GeeksForGeeks is a Computer Science portal based in India. It’s hard not to end up on the site while searching for answers to interview questions. It’s a sprawling repository for everything related to programming, but especially for topics commonly tested in the fabled “Coding Interview.” At face value, of course this website is useful. Thousands of people benefit from it every day. But there are many reasons that you don’t see shining testimonials and I think it’s important especially for novices to be aware of this as they land on the site for the first time.
GeeksForGeeks has grown significantly over the last few years. The Android App has over 100,000 downloads. The site itself cracked the top thousand Alexa rankings this year and is sitting at #558 at the time of writing. Not only has the site’s ranking rose dramatically relative to all other sites on the internet, it is one of the most visited websites in the world! Currently, the only monetization method seems to be sparsely-placed ads.
The website is committed to a unique growth strategy. In this space, that means producing as much content as possible. Since nearly all high-quality programming tutorials are available on a subscription-only basis, GeeksForGeeks exists in a weird vacuum. There are no competitors in spirit and only StackOverflow in terms of theoretical breadth of coverage.
When you grow quickly enough for long enough, some cracks will begin to show. At GeeksForGeeks, these are becoming quite obvious.
The overarching problem with the site is that there is seemingly little quality control. It’s like an open source project except it’s not clear who the maintainer is or what the coding standards are. This is notable in two distinct ways. First, since the site and all its contributors seem to be based in India, the quality of the English writing is sufficient but never extraordinary (unless copied verbatim from other paid sources). When you need that “Aha!” explanation by someone who truly understands the material, you will never, ever find it on GeeksForGeeks. At least, I never have.
Second, beyond the language problem, the formatting, layouts, and explanations tend to be lacking. Often to the point that it seems the writers are producing while held at gunpoint and nobody is reviewing anything. Most detrimentally, for some of the most common interview problems, I have found information to be wrong. I have encountered articles that reach solutions that are suboptimal. Judging by Alexa traffic, there are major segments of visitors who are finding the site by searching for keywords that have incorrect or incomplete solutions (.16% of all website traffic comes from people searching for ‘Binary Search Tree’).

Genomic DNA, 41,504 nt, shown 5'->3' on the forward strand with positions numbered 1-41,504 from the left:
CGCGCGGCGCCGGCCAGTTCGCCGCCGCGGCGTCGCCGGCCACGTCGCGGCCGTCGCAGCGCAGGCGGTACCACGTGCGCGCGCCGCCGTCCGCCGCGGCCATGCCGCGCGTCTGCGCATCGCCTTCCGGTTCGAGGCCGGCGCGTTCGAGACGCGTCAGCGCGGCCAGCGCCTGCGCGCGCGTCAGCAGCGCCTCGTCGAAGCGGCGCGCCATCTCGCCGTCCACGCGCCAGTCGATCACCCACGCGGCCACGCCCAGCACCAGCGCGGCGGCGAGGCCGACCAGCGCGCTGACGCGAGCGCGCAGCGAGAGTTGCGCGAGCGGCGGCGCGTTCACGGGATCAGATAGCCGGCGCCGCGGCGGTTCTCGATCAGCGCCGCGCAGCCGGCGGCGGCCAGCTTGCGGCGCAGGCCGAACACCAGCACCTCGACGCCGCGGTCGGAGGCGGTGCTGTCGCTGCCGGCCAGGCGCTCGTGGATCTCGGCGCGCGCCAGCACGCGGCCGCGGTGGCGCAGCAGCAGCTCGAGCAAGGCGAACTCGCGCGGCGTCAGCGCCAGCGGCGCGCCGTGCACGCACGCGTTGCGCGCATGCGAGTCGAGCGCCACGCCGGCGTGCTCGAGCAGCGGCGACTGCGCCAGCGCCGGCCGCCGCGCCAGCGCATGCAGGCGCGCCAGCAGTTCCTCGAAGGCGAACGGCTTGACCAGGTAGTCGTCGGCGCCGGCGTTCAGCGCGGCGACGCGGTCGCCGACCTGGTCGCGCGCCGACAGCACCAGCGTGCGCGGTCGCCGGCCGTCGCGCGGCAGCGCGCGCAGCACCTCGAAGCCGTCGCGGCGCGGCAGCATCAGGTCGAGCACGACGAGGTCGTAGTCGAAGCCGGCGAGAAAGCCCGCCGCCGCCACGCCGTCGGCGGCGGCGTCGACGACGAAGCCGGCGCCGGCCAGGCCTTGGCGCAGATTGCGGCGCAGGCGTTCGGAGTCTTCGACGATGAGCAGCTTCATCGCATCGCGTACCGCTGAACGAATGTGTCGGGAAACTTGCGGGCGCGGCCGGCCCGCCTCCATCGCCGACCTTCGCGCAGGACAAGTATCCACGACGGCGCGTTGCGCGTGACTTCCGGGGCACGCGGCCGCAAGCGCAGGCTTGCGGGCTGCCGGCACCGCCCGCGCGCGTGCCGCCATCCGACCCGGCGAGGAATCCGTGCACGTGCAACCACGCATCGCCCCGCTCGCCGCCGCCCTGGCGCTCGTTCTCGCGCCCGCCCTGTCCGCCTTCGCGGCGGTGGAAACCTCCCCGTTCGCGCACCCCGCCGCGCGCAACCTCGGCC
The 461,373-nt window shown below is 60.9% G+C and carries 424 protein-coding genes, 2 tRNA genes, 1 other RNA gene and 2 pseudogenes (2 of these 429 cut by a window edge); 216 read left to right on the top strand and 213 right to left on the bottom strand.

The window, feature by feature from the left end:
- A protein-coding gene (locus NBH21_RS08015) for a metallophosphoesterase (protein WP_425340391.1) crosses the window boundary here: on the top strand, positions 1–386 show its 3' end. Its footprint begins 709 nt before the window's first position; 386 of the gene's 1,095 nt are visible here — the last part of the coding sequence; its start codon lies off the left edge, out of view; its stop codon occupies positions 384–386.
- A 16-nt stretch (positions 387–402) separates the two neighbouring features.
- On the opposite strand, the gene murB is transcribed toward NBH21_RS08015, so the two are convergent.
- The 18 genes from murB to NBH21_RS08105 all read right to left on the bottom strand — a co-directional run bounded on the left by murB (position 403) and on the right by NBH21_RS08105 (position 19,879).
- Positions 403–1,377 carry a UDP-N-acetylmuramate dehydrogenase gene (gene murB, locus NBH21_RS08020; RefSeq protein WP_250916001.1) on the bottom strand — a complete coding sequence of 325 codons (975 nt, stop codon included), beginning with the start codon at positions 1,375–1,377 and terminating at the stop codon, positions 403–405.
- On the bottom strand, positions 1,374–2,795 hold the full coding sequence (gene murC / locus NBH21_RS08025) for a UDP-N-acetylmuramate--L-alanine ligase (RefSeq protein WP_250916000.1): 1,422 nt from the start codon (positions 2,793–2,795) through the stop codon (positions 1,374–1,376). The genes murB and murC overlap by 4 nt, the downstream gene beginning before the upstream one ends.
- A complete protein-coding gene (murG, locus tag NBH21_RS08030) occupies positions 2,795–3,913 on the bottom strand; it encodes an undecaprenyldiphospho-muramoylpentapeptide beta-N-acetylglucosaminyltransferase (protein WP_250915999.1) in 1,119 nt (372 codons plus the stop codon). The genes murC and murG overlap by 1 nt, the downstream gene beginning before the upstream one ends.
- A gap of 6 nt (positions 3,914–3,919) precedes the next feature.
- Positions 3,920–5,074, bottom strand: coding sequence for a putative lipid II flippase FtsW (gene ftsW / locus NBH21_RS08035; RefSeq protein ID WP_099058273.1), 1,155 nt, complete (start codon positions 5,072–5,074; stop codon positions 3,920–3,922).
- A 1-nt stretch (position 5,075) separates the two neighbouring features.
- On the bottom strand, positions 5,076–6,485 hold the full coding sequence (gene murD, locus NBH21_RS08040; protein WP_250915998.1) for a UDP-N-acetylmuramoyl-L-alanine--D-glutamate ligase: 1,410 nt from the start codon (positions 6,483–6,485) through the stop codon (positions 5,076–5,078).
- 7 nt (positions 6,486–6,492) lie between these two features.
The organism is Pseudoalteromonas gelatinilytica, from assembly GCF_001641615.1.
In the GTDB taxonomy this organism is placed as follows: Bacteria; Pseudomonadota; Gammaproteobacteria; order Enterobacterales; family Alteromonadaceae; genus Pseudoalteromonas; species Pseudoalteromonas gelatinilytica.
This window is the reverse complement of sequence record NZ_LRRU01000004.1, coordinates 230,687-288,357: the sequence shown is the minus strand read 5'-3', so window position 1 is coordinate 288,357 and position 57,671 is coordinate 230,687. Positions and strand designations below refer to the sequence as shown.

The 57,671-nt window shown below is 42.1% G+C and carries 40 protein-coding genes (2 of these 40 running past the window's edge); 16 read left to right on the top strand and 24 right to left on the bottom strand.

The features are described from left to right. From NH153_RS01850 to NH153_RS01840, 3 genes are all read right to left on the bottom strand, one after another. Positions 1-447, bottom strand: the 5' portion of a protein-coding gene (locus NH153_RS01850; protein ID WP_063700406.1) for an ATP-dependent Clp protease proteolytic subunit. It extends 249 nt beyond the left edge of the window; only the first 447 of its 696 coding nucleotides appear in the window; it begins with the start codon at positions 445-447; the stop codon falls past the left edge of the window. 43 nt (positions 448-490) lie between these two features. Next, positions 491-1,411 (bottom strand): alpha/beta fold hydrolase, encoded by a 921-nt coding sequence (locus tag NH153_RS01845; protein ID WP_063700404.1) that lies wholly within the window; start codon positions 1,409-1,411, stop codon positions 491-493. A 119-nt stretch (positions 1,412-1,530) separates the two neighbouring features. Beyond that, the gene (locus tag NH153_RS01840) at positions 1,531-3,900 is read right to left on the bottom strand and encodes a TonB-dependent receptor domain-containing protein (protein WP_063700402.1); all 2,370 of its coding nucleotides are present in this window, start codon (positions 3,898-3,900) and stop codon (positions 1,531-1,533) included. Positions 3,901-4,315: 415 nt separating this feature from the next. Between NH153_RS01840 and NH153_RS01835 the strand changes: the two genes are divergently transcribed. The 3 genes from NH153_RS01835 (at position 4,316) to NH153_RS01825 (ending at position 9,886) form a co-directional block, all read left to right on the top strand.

The best programming interview tutorials on the internet cost money. Many Americans, and even more Indians, simply can’t afford them. It’s common to take to Google and see what you can find. Even while using these premium guides, it’s common to use Google. However, while I’m all for the democratization of interview prep, writers for GeeksForGeeks steal a lot of content from resources like Cracking the Coding Interview and other paid resources that I have used. To see the website now more aggressively running ads and requiring login to view answers is dishonest. Very possibly, they haven’t pursued a more lucrative monetization strategy because the site contains so much stolen content.
Beyond stolen content, poorly edited content, and inaccurate content, there is also an insane amount of duplicate content hidden behind a confusing layout. Content keeps getting produced because it helps with the search ranking. As someone on Quora pointed out, the amount of nearly-identical content has reached an absurd level.
The site presents some very real problems that might not be obvious. For one, engineers who write blogs with high-quality content will find it nearly impossible to compete with GeeksForGeeks for search rankings. When I was doing my interview prep, I encountered so many amazing posts that were regularly outranked by GeeksForGeeks. Also, when the website sets a precedent that it is okay to steal coding tutorials, it also harms hard-working content creators who have written books and created carefully curated guides. Finally, you get a lot of naive or novice programmers learning how to do things the wrong way with insufficient explanations and potentially wrong answers. Unfortunately, there’s no way to downvote tutorials in search rankings.
Don’t be a geek.